1. The Remittance Man
    August 5, 2011

    My guess is Euroland will do too little too late again. The main politicians and Parliaments are all on holiday. Mr Barroso will find it difficult to get them assembled and to persuade them to take action.

    In August 1914 Europe fell apart largely because the key decision makers were all on holiday.

    I’m not suggesting we are about to descend into all out warfare, but I can’t help wondering if in August 2011 the continent is not about to experience disasterous economic chaos for many of the same reasons.

  2. Gary
    August 5, 2011

    This is a credit crises. It is not limited to the EU. In fact, the UK is the most indebted country in the developed world. More indebted than Greece. I am not sure why we keep banging on about the EU, but I have my suspicions.

    1. Robert
      August 5, 2011

      What you say about the UK is fairly accurate – but apart from several EU members the EU is in a mess. By the end of 2010 the global banking system had lent $2.2 trillion to Portugal, Ireland, Greece and Spain (PIGS). $1.7 trillion (81% of the total) was from European banks. This equates to 59% of European bank capital, with Germany having the greatest exposure at 87% of bank equity. This is compounded by the high gearing of European banks, with an asset-to-equity ratio of 21x versus a more sensible 8.8x for US banks.The negative implications for bank equity and the availability of credit are considerable. If banks are forced to write off just 30% of their exposure ‚Äď a reasonable assumption given current PIGS‚Äô government bonds often trade at much greater discounts – then we estimate that European banks will have to write-off $515bn of equity (18% of capital). US banks will have to write off $112bn (8%). Based on the gearing ratios for European and US banks, the $627bn capital loss would translate into $11.8 trillion ($10.8 trillion for European banks and $1.0 trillion for US banks) of credit at risk; a massive 74% and 7% of European and US GDP respectively. This direct risk is compounded by the systemic risk created through the highly interconnected financial system. Credit will thus become increasingly scarce and expensive. The conclusions for investors are that despite their weak stock prices, banks and financials should still be avoided as well as highly geared companies with short term funding needs, for they face a sharp jump in financing costs.Weak credit means weak economic growth.I have since early 2009 highlighted that the unsustainable debt levels of many industrialised countries would result in sub-par economic growth and continued bouts of market stress. In particular heightened sovereign default risk was a natural consequence along with continued ‚Äėhits‚Äô to bank capital. The banking sector is only as strong as its sovereign, need I say more?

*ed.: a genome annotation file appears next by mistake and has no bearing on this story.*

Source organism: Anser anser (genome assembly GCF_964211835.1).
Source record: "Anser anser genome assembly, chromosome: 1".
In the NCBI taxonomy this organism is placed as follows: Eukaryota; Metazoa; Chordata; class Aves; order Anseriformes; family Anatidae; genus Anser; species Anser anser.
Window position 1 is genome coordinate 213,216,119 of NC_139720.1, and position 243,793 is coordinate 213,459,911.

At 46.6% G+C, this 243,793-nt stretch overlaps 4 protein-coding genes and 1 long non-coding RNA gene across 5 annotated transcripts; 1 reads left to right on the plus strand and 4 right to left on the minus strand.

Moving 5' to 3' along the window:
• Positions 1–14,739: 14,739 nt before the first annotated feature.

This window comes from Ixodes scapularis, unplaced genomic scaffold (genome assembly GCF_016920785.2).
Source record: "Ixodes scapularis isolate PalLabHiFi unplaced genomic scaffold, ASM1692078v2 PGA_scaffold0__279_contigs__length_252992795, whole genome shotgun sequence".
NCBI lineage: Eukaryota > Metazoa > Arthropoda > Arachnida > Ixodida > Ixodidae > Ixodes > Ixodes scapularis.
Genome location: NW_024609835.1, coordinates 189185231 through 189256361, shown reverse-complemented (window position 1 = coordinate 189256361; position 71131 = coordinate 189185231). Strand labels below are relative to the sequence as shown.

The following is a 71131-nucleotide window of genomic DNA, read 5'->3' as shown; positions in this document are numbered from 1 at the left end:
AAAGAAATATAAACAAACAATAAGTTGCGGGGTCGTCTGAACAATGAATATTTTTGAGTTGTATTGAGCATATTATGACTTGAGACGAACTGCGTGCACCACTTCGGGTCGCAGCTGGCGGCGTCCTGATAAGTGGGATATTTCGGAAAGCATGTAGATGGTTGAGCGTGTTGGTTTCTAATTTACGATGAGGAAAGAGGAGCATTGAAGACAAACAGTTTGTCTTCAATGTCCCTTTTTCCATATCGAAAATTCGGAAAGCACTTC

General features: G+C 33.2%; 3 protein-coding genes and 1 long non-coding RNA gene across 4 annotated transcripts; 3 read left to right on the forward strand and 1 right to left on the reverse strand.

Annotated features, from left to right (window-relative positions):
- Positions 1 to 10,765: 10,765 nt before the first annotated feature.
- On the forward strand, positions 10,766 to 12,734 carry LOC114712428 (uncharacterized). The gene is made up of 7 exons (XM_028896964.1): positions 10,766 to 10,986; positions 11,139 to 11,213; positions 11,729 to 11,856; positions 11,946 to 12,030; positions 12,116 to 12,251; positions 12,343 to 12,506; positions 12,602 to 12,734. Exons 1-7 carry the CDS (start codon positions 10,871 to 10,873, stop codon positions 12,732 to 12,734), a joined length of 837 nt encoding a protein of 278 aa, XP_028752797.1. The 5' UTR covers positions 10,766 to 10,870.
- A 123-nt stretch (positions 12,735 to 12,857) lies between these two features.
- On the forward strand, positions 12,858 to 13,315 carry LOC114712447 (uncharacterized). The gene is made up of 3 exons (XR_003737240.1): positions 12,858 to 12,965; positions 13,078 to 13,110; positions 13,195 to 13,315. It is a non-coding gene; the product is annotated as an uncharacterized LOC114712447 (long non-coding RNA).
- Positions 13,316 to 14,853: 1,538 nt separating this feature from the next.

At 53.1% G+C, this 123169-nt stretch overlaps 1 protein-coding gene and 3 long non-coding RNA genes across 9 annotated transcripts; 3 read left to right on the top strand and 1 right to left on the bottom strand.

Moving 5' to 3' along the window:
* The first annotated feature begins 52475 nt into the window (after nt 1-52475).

2. James Matthews
      August 5, 2011

      Umm, because whilst the UK is heavily indebted it can still (for the time being) borrow what it needs at sustainable rates, unlike Portugal, Ireland, Greece and perhaps Italy and Spain. Consequently the euro is under immediate threat as a currency whilst the pound, as yet, is not.

  3. Amanda
    August 5, 2011

    In terms of what the different countries of the Eurozone will and will not allow – hasn’t a German court ruled that the EU has broken it’s own rules, and that no more integration can be allowed without a national vote in each country?

    I also see Mme Largarde was appointed head of the IMP with the threat of a court case for financial irregularity hanging over her as French Finance Minister. So, why was she appointed? Was she so brilliant that even with a potential court case, only she could do the job? Or, is this yet more conniving and corruption from European politicians.

    Why or why are we still tied up to this sinking ship, we may not be very sea worthy ourselves, but on our own and with honest and strong leadership, we can mend our country and make it sea worthy again – and we can start by spending more money on our navy to patrol our waters.

    1. Amanda
      August 5, 2011

      That is, or course, IMF not IMP

  4. alan jutson
    August 5, 2011

    I wonder what the result of all this chaos will be ?

    Will the feckless eventually win, and all their debts be scrapped as we start a new order.

    Will the thrifty be screwed, as their life savings prove to be worthless in value, or will they rise to the top proving prudence was right.